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USS Arnold J. Isbell (DD-869)

USS Arnold J. Isbell (DD-869)

The USS Arnold J. Isbell (DD-869) was a Gearing-class destroyer that joined the U.S. Navy just after World War II. She was named in honor of Arnold J. Isbell (1899-1945).


Built at Staten Island, NY, by the Bethlehem Steel Corporation in 1945, Arnold J. Isbell was launched in August 1945 and commissioned in January 1946, under the command of Commander Carlton B. Jones.

Naval History

After a shakedown cruise to Guantanamo Bay, Cuba, Arnold J. Isbell joined the Atlantic Fleet until the end of the year when she was deployed to San Diego, California. She visited various ports throughout China, Japan and Guam before serving as a training ship for hunter/killer exercises in 1948.

Shortly after the Korean War began, Arnold J. Isbell sailed to Korean waters with Destroyer Division 52 where she escorted Task Force 77 and troop transports to Japan. She bombarded enemy positions at Songjin, Chongjin, and Wonsan before returning to San Diego. After hunter/killer operations with Task Force 95 and more bombardment at Songjin, she returned to the Puget Sound Naval Shipyard for an overhaul. In 1954, Arnold J. Isbell escorted released Nationalist Chinese prisoners of war to Taiwan.

After the war, and an overhaul at Mare Island, CA, Arnold J. Isbell participated in the evacuation of the Tachen Islands, conducted rescue operations for a downed plane, and sailed to numerous ports in the South Pacific including New Zealand, the Admiralty Islands, Guam, and the Philippines before returning to San Diego in March 1957. Later, she operated with the Navy’s first nuclear-powered submarine, the Nautilus.

In June 1961, she underwent a fleet rehabilitation and modernization (FRAM) overhaul at Puget Sound Naval Shipyard. One year later, she reported to her new home port at Long Beach. Arnold J. Isbell operated in the Pacific in various exercises until her next overhaul at Long Beach Naval Shipyard during August 1964. During the Vietnam War, Arnold J. Isbell bombarded enemy positions and participated in search and rescue missions. She earned six battle stars for Korean service and two for Vietnam duties.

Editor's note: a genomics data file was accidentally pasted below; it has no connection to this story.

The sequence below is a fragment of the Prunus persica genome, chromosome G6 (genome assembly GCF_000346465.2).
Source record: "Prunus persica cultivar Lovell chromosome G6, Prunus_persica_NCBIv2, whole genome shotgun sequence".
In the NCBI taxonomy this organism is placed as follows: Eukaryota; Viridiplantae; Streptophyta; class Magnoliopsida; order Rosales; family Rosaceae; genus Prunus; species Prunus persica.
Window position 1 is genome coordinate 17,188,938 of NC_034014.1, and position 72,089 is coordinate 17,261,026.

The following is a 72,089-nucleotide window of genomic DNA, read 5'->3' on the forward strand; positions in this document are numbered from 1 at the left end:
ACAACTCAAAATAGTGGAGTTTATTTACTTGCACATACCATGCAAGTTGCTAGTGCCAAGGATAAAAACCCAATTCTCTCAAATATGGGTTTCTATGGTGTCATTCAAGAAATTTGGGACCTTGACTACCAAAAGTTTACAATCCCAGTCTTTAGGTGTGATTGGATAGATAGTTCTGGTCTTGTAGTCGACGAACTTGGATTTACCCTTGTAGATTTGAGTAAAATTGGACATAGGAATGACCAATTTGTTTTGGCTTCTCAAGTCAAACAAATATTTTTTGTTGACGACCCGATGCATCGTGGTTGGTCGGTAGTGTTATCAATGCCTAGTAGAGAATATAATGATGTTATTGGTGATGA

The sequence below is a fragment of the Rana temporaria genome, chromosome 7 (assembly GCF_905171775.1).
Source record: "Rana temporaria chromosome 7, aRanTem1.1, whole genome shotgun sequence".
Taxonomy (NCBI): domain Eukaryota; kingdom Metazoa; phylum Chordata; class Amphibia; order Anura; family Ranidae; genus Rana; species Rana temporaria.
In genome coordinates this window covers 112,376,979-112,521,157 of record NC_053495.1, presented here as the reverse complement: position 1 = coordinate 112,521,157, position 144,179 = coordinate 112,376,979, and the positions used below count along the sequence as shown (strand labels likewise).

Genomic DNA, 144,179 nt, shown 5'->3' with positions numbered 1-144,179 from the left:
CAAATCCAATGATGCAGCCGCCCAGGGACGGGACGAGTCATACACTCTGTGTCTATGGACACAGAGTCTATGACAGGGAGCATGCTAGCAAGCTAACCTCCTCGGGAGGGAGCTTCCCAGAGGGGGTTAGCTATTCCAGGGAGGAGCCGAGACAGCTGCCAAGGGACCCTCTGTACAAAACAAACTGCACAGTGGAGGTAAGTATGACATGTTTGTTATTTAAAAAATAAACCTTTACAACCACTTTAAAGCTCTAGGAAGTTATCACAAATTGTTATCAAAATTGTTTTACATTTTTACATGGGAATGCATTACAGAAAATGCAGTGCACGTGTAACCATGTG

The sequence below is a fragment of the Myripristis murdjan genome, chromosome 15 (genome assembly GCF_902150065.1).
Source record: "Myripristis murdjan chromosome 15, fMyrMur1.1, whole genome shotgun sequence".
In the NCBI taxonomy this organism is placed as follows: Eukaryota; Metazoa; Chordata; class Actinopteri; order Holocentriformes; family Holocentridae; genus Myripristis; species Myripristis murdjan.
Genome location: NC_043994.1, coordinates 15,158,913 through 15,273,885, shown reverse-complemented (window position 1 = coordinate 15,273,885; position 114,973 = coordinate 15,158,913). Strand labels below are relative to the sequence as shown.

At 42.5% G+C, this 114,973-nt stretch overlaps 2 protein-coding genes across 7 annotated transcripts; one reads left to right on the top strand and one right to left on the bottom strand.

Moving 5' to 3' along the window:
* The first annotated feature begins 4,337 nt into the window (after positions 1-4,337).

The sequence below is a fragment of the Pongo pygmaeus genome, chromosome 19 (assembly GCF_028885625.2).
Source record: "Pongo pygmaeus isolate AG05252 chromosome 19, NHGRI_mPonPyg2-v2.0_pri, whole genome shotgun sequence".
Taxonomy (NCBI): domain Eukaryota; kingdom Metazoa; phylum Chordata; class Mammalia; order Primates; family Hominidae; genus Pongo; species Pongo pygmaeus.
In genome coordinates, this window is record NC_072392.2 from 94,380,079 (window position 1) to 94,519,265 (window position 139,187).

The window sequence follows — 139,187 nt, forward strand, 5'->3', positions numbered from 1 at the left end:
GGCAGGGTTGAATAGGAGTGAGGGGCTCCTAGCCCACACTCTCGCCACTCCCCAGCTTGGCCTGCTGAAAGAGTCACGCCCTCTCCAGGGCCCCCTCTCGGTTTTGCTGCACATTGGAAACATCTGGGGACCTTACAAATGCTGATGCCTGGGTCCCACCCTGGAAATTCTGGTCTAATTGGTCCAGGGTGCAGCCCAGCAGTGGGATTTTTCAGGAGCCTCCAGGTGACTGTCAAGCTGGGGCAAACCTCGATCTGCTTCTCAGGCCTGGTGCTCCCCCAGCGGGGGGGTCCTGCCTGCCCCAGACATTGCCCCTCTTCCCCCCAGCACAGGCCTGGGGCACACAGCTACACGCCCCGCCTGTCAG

Arnold J. Isbell was decommissioned and struck from the Naval Vessel Register in 1974 and transferred to the Greek Navy as “Sachtouris”. She was scrapped in Turkey in 2002.

Asbestos Risk on the USS Arnold J. Isbell (DD-869)

Many of those sailing or working on Arnold J. Isbell were likely exposed to asbestos fibers to some extent. Some sailors risked a greater chance of asbestos exposure. Crewmen serving in the engineering sections, working on heavy machinery, putting out fires, or repairing damage were considerably more likely to be exposed to asbestos-containing materials. Breathing or ingesting of individual asbestos fibers can lead to the development of mesothelioma.

Repair yard servicemen were also exposed extensively to asbestos fibers at dangerous levels. Family members of dockyard and shipbuilding workers ran the risk of being exposed to asbestos contamination, through contamination of the fatigues and dungarees worn at the job site by repair and maintenance personnel, and then brought back to their homes.

The development of peritoneal and pleural mesothelioma is associated strongly with the overall quantity of exposure to asbestos fibers as well as the duration of exposure. Handling of friable asbestos fibers or damaged ship components exposed Arnold J. Isbell's crewmen and civilian workers to potentially high levels of asbestos. Since exposure to asbestos is the only known cause of mesothelioma and asbestosis, there are legal options available for patients who have developed these diseases.



Dictionary of American Naval Fighting Ships.

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